Still, no-one watching the World Indoor Championships through a green-tinted lens could have considered it a success for the Irish.
Never before had a championship encountered such draconian officiating, or maybe it’s fairer to call it stringent, but, whatever the case, officials had obviously been studying the rulebook with Olympic levels of dedication.
The Irish, thankfully, avoided the fate of the fallen, but with the notable exception of Phil Healy, few will walk away feeling they gave their best. The Bandon sprinter became the first Irish athlete since 2010 to escape the qualifying round at world indoors, but it wasn’t so much what she did as how she did it that left a lasting impression. She stamped her authority on the race from the moment the gun fired in her 400m heat last Friday.
Lining up against a world finalist in Eilidh Doyle and an Olympic medallist in Stephenie-Ann McPherson, she powered to the front and showed them the kind of contempt that only those with a genuine belief in their ability can harbour.
Of course, both athletes came charging past her on the second lap, Healy not having the strength to go with them — at least not yet — but her mentality exemplified an athlete who believes she now belongs at this level.
In the 60m, Amy Foster ran with the rage of an athlete who controversially was omitted from the Northern Ireland team at next month’s Commonwealth Games, though the 29-year-old was down on her best of 7.27, eliminated after running 7.35 in her heat.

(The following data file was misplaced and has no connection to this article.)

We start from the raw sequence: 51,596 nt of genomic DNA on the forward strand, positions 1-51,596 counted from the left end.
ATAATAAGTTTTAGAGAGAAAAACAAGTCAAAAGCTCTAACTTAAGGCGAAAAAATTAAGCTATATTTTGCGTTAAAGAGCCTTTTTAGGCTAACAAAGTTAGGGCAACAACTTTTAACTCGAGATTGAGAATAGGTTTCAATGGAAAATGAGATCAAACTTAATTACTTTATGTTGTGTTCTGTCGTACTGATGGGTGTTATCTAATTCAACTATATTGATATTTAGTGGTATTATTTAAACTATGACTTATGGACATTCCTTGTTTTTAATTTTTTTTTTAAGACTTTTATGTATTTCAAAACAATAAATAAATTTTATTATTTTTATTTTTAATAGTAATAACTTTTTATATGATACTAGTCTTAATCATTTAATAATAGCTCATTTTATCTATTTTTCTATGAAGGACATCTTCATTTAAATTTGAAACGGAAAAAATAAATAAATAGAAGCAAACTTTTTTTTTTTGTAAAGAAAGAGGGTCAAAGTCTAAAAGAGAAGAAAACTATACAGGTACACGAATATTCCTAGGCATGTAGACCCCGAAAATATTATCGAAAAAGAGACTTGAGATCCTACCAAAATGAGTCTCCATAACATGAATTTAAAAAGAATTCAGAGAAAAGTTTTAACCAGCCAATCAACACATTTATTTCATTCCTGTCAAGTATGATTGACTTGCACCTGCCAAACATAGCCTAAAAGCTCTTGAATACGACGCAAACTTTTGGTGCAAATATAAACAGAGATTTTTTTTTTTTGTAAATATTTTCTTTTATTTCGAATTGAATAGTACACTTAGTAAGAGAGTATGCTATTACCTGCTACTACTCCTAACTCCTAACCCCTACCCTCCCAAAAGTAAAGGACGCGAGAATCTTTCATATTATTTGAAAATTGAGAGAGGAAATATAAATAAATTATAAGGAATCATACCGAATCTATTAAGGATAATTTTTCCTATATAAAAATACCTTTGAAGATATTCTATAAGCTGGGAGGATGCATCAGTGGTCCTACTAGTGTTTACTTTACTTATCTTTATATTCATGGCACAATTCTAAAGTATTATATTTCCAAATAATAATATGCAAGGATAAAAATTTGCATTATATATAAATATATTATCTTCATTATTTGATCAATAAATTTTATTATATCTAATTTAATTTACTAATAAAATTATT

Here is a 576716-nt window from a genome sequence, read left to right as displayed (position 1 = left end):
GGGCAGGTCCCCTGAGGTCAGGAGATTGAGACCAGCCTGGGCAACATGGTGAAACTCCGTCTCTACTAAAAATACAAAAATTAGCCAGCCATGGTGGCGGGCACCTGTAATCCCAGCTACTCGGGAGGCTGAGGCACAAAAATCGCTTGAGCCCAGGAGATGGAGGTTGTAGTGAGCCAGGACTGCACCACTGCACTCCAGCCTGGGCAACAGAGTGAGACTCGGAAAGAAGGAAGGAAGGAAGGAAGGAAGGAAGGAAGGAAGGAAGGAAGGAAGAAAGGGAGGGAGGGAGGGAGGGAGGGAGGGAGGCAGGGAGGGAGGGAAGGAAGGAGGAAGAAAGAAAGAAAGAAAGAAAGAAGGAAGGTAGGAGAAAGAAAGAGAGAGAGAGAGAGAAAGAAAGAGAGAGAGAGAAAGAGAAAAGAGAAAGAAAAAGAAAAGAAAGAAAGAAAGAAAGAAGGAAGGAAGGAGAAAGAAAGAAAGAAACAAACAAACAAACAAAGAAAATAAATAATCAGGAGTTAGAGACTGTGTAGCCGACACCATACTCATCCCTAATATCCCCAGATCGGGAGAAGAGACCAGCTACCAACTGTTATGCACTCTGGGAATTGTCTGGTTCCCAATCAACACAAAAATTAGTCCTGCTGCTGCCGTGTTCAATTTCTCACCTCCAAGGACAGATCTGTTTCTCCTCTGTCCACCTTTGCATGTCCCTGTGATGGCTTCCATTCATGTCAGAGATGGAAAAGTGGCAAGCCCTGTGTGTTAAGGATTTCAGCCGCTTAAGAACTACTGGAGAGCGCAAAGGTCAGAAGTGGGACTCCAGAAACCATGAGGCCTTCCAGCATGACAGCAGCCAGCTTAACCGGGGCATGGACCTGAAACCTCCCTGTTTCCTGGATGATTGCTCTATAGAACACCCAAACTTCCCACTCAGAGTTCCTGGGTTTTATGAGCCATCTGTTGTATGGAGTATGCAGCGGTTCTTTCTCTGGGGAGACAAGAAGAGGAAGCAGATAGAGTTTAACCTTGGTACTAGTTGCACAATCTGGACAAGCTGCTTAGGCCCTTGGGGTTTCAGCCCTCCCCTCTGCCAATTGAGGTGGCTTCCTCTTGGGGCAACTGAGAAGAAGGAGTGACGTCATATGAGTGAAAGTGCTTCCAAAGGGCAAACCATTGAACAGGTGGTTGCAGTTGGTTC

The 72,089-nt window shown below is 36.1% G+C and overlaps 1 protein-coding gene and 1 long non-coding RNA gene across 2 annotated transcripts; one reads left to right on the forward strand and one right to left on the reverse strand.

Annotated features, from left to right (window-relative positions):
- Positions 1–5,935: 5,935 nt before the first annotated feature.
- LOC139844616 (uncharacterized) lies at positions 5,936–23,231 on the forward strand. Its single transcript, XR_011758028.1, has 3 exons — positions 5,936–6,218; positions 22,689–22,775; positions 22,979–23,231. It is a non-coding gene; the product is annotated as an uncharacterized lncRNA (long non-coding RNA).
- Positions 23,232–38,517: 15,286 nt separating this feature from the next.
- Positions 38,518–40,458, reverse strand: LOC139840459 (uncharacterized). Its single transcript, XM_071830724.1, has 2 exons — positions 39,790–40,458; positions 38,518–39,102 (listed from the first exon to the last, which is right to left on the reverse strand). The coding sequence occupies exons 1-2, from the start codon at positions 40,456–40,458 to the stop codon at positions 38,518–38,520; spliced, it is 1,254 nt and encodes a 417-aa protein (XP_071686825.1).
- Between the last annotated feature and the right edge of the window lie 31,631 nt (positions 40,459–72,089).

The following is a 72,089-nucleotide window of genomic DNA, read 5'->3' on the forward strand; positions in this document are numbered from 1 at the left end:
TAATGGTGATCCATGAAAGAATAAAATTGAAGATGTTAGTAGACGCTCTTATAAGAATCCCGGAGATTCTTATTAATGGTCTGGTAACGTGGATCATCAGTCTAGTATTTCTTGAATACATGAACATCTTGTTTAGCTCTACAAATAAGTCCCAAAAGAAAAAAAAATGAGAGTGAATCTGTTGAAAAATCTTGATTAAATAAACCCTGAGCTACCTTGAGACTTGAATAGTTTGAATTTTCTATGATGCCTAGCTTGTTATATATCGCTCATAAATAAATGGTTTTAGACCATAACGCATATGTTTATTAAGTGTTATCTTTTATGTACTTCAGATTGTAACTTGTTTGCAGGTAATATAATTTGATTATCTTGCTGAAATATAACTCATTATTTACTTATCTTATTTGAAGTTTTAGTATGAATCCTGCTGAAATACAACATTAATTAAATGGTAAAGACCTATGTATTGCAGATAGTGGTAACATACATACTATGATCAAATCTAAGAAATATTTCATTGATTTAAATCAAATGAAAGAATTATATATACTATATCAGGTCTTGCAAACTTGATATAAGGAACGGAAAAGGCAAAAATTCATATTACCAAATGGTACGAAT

At 18 years of age, the main goal for Ciara Neville was always going to be about learning and, if the Limerick teenager absorbed everything around her — how the world’s best warm up, how they behave in the call room, how they cope with their nerves — then it’ll have been a trip well worth making. That learning came despite her underperformance in the women’s 60m, her 7.47 well off her best of 7.30.
Ben Reynolds was the only Irish involvement at the weekend, having been granted a place under the IAAF invitation system. His race was run after the first hurdle, which he clipped en route to a 7.89 clocking, again well off his best, and no-one was more disappointed than him.
Perhaps the most dispiriting performance from an Irish perspective was from Ciara Mageean in the women’s 1,500m, a reflection of the esteem in which the 25-year-old is held. This time she was far, far from her best, the Portaferry native trailing home seventh in her heat in 4:11.84.
She admitted afterwards that this was never a huge priority, her eyes trained on next month’s Commonwealth Games, but, either way, warning signs may well be signalled with her coach Steve Vernon, who has been in charge since Mageean moved to a professional group in Manchester last November. It’s too early to say if that change has backfired, but Mageean will be hoping for a much better showing at the Games in Queensland, Australia, and the European Championships in Berlin in August. The positive sounds she’s been making about her new training setup are a sign she can turn things around by the summer.
Meanwhile, officials at the Birmingham championships continued their war against athletes who make an infraction, disqualifying a number of them across a range of events, mostly for lane infringements. Complaints rained in hard and fast from athletes about the steepness of the curve in Birmingham, which caused many to stumble on the bends, and it’s likely the IAAF will be taking a fresh look at the rule book in the months ahead. After a quiet first day or two, the arena was packed on the final two days, a sign that for all its ills, the sport can still draw a crowd, and still has the capacity to thrill.